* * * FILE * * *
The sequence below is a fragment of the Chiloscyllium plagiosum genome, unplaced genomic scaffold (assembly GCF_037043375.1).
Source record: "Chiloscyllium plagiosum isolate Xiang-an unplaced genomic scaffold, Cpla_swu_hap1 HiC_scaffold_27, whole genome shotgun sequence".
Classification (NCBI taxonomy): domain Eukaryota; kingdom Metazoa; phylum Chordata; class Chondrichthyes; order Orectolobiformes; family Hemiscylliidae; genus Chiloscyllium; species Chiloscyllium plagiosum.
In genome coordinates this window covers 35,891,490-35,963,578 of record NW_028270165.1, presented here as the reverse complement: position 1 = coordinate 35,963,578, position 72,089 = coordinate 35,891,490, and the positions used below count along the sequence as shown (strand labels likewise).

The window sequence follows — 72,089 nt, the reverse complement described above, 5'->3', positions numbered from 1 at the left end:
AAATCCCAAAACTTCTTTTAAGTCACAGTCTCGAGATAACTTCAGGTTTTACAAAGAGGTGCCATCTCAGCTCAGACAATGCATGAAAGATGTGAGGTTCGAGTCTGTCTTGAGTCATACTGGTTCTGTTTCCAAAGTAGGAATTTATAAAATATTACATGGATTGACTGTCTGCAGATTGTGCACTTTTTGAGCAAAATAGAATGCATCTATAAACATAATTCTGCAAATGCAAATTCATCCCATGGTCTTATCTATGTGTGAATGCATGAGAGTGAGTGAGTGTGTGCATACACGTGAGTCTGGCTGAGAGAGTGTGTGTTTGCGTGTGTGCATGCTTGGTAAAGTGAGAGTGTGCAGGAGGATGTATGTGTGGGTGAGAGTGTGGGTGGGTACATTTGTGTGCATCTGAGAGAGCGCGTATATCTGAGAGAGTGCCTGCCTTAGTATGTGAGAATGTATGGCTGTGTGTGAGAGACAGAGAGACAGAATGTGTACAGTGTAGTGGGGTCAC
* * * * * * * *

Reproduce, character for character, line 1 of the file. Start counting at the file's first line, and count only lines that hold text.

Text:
The sequence below is a fragment of the Chiloscyllium plagiosum genome, unplaced genomic scaffold (assembly GCF_037043375.1).